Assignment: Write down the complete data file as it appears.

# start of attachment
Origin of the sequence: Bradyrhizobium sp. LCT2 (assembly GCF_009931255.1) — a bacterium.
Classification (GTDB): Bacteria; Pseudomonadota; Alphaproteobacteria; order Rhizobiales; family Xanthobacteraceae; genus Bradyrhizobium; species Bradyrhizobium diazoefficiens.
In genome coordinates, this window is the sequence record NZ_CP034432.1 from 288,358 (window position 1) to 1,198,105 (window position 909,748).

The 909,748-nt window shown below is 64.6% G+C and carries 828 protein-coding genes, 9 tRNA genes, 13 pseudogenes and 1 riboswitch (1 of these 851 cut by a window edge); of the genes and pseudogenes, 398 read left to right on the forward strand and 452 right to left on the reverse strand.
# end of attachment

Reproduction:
Origin of the sequence: Bradyrhizobium sp. LCT2 (assembly GCF_009931255.1) — a bacterium.
Classification (GTDB): Bacteria; Pseudomonadota; Alphaproteobacteria; order Rhizobiales; family Xanthobacteraceae; genus Bradyrhizobium; species Bradyrhizobium diazoefficiens.
In genome coordinates, this window is the sequence record NZ_CP034432.1 from 288,358 (window position 1) to 1,198,105 (window position 909,748).

The 909,748-nt window shown below is 64.6% G+C and carries 828 protein-coding genes, 9 tRNA genes, 13 pseudogenes and 1 riboswitch (1 of these 851 cut by a window edge); of the genes and pseudogenes, 398 read left to right on the forward strand and 452 right to left on the reverse strand.